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New month, new books! Book Light is our Dandelion Chandelier curated list of the titles we’re most excited about that are being published in the upcoming month. Our intrepid team has been exploring the most-anticipated new books scheduled to be released in November 2018 and here’s what we found.

Despite the approach of the glittering holiday season, many of the new books of November are reasonably dark. On deck are dystopian fiction, plus novels about unfortunate occurrences at a luxury spa, a scheming writer with lethal ambitions, a female serial killer (and her sister), and a new cookbook to help us prepare for the apocalypse.

On a brighter note, though, there are comic novels about family, gorgeous poems, tales of unlikely friendships, Michelle Obama’s long-awaited memoir, and a book about the regenerative power of dreams.

Here’s our pick of the top new books – novels, poetry, short stories, essay collections, and non-fiction – that we cannot wait to read. You can pre-order them now if you like.

Family Trust by Kathy Wang. Stanley Huang is the dying patriarch of the Huang family. His son feels that he should be making a lot more money; his daughter is juggling work and family; there’s also an ex-wife and a new wife in the mix. Stanley has always claimed that he’s worth a small fortune. Now his family is starting to fear that it may be more “small” than “fortune.” Think of it as “a brilliant mashup of The Nest and Crazy Rich Asians.” – October 30, 2018

The Feral Detective by Jonathan Lethem. In the author’s first detective novel since Motherless Brooklyn, an unlikely pair navigate the enclaves of desert-dwelling vagabonds on the outskirts of LA in search of a young woman who has mysteriously vanished – November 6, 2018

Monument by Natasha Trethewey. The poet’s first retrospective layers joy and urgent defiance, giving voice to unsung icons. The collection includes verse that delineates the stories of working class African American women; one of the first black Civil War regiments; mestizo and mulatto figures in Casta paintings; and Gulf coast victims of Katrina. This volume has been longlisted for the 2018 National Book Award for Poetry – November 6, 2018

Nine Perfect Strangers by Liane Moriarty. From the New York Times bestselling author of Big Little Lies comes a new novel that addresses this pressing question: Could ten days at a health resort really change you forever? Nine people gather at a remote health resort, the luxurious Tranquillum House. The strange and charismatic owner/director of the facility might have the solutions they’re seeking. Should they put aside their doubts and immerse themselves in everything the spa has to offer – or should they run while they still can? – November 6, 2018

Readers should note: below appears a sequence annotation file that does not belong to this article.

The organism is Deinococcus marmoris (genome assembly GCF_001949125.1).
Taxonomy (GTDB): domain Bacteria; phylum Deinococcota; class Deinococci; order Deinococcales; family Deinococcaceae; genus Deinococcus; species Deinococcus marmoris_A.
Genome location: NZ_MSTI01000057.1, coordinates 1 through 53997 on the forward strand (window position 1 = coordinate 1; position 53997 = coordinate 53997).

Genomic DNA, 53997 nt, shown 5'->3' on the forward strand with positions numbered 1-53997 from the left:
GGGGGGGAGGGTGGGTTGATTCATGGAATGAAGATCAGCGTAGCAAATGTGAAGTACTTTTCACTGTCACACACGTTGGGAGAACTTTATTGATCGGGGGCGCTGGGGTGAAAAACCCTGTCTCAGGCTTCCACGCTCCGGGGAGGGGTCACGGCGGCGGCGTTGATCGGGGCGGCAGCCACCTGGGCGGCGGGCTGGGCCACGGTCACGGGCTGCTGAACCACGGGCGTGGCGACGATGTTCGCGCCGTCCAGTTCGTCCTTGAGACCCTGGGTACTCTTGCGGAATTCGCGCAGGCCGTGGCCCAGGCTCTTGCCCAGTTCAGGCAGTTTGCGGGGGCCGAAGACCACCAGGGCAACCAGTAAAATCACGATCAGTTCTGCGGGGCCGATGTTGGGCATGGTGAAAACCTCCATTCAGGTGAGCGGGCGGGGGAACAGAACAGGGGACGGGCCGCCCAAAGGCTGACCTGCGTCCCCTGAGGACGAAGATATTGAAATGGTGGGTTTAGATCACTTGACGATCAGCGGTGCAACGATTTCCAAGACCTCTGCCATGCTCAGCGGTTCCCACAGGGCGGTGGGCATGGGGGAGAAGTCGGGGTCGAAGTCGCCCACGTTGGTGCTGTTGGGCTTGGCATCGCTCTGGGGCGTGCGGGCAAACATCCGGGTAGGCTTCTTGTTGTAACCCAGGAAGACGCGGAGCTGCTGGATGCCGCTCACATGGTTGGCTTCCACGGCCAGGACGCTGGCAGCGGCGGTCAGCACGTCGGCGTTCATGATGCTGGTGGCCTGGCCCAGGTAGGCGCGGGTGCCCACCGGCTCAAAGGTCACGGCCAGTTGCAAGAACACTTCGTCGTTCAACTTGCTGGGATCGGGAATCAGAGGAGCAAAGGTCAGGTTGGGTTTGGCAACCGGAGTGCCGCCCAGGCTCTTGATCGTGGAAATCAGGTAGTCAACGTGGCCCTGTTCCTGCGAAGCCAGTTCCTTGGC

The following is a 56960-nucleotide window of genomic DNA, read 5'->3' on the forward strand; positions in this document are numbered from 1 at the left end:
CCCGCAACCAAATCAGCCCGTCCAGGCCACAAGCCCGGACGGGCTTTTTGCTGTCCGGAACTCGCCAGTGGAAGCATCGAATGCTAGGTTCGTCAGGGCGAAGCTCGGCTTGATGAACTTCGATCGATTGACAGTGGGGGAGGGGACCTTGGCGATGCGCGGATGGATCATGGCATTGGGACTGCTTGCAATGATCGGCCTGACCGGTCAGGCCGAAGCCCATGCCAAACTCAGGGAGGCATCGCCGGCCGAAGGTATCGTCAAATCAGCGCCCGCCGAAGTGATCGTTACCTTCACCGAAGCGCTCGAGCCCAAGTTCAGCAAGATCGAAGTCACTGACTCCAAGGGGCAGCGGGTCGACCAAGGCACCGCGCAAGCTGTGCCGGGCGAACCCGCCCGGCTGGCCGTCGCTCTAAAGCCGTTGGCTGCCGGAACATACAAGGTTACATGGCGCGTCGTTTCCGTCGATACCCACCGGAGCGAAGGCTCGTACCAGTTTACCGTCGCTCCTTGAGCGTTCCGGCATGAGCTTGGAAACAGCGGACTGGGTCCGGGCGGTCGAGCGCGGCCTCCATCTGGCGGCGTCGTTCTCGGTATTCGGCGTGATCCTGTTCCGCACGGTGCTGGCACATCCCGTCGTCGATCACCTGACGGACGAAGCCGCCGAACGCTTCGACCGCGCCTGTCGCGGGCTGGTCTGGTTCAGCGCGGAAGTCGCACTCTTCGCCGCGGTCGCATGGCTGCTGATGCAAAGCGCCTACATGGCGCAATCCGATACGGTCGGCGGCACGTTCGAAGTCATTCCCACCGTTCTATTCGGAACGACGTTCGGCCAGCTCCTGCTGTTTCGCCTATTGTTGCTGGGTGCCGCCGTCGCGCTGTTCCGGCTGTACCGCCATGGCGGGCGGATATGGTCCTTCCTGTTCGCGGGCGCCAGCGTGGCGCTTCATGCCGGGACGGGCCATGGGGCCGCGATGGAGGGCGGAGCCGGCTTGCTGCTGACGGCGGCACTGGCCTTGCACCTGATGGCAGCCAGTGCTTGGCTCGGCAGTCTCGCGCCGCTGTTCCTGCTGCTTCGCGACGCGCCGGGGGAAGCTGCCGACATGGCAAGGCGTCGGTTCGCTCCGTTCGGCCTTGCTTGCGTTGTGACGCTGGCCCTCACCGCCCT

Those Who Knew by Idra Novey. From the award-winning author of Ways to Disappear (a smart novel we absolutely love) comes a new tale about what a powerful politician thinks he can get away with, and the group of misfits who finally bring him down. On an unnamed island country ten years after the collapse of a U.S.-supported regime, Lena suspects the powerful senator she was involved with back in her student activist days is taking advantage of a young woman who’s been introducing him at rallies. When the young woman ends up dead, Lena revisits her own fraught history with the senator and the violent incident that ended their relationship. What follows is an exploration of the cost of staying silent and the mixed rewards of speaking up in a profoundly divided country. – November 6, 2018

Paris Echo by Sebastian Faulks. When American historian Hannah, immersed in research about World War II research in Paris, takes in as a boarder Tariq, a Moroccan teenager, an unexpected connection occurs. As the young man tries to assimilate and research turns up disquieting history, both must confront the question of what the past century can teach about the future   – November 6, 2018

The William H. Gass Reader by William H. Gass features more than fifty selections chosen by the late author himself from his essays, criticism, commentary, short stories, and novels.  – November 6, 2018

Evening in Paradise: More Stories by Lucia Berlin is a second collection of previously written stories from the short-story master and literary sensation. A Manual for Cleaning Women, a posthumous story collection by a then-relatively unknown writer, emerged to wild, widespread acclaim in 2015. This follow-up is a selection from Berlin’s remaining stories: twenty-two gems that showcase the gritty glamour that made readers fall in love with her. – November 6, 2018

The End of the End of the Earth: Essays by Jonathan Franzen. The award-winning author of Freedom and The Corrections returns with a collection of essays and speeches written mostly in the past five years. The author brings renewed vigor to the themes that have long preoccupied him. Whether exploring his complex relationship with his uncle, recounting his young adulthood in New York, or offering an illuminating look at the global seabird crisis, the collection is filled with “wit and disabused realism.” – November 13, 2018